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Saturday, December 1, 2012

How to Catalog Building Stories

Since I posted here about receiving our copy of Building Stories by Chris Ware, I have had a few people contact me for info on how we finally cataloged the "book."

I have replied to a few people via email with pictures but then realized that there are probably others out there who haven't emailed me but are just as interested.  So today, I will share those pictures and explain what we have done.

We treated the item much like we would a kit in our youth department.  This was decided on after the Head of RA, Circulation Supervisor, and a processing clerk met to discuss the best options.  They key here was that we wanted to use a standard that was already in place in our cataloging system.  This meant no new templates needed to be created AND the circ staff would already be familiar with the procedure needed to check this item in since it was the same as an already in place procedure.

Also, since the book is unconventional and difficult to circulate, it is important to involve multiple staff members from the various departments in the conversation, as we did.  Many, more old fashioned, librarians may feel like the chance that a piece of the item will go missing makes it not worth circulating at all.

YOU HAVE TO RESIST THIS ATTITUDE!  If a piece goes missing, here is what we plan to do. [By the way, this is the second most popular question I get about this title.] We will ILL another copy (or use my personal copy) and make the best photocopy we can of the the missing piece.  We will mark the piece as a reproduction so patrons know.  However, if we get to the point where we have more reproductions than original items, we will consider replacing it.

So that is my first advice when cataloging Building Stories.  But no matter what I say we did, you should start from an established procedure/template already in place at your library.  This will make the entire process easier.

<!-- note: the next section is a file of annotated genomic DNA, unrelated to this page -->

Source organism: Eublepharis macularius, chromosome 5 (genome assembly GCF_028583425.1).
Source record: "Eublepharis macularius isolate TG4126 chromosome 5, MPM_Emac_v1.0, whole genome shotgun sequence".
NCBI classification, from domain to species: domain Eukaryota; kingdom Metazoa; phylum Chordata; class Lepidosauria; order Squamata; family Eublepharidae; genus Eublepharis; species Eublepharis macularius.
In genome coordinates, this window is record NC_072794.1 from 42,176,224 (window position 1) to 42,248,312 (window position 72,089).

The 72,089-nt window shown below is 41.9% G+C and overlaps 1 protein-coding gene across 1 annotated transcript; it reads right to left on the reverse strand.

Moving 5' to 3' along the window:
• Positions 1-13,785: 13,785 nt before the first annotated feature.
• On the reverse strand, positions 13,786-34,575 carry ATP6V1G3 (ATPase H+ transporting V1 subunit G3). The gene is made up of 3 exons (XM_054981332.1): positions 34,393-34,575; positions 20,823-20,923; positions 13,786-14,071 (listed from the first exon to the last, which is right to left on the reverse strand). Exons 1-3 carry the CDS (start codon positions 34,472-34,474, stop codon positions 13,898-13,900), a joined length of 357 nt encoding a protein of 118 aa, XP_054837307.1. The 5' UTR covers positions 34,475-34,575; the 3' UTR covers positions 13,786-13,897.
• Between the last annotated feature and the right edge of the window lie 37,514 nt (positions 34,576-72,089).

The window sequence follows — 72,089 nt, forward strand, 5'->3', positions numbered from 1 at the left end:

Now on to the pictures and nitty gritty details.


We put the label on the cover of the box, as seen in this picture, alerting the circ staff that parts will need to be checked.

Next, as you can see in the picture below the same information -- that the item contains 14 parts and that the circulation clerk must check-- is on the inside of the box lid.  The inside of the lid also contains the barcode and pocket.  Then on the right, you can see that each piece is labelled in black marker, in the top right corner of the cover of each piece, "1 of 14," "2 of 14, etc....  We decided not to individually barcode each item for two reasons.  1, this is not how we handle kits and for all the reasons I already listed above, we wanted to use a pre-existing standard. 2, we realized that would take the staff much more time than simply counting; we didn't want to make it more difficult.


We will offer full ILL rights on this item which means we will send it anywhere in the system for a 3 week loan; however, we are considering buying a pouch to send it out on the ILL trucks in.  At the least it needs a rubber band. [This is the 3rd most popular question I have received about this book.]

I hope this helps.  If you still have questions, please feel free to contact me or leave a comment.  Either works just fine.  If I receive enough of the same questions, I will put up another post.

By the way, at the time I am writing this post, Building Stories is sold out on Amazon.  Libraries need to get those copies on the shelf.

I just finished my personal copy of the book yesterday and will have a review up next week.  But as a teaser I will tell you, it really is as great as everyone says it is.

1 comment:

Anonymous said...

Thanks so much for this post. I have had Building Stories on my desk for 10 days. I was waiting for it to go away by itself! We like your numbering plan. We are thinking we won't ILL it though, due to the lack of a suitable container in our consortium courier system. Our copy is the only circulating one in our system so far (80+ libraries, 1 owns it "for library use only")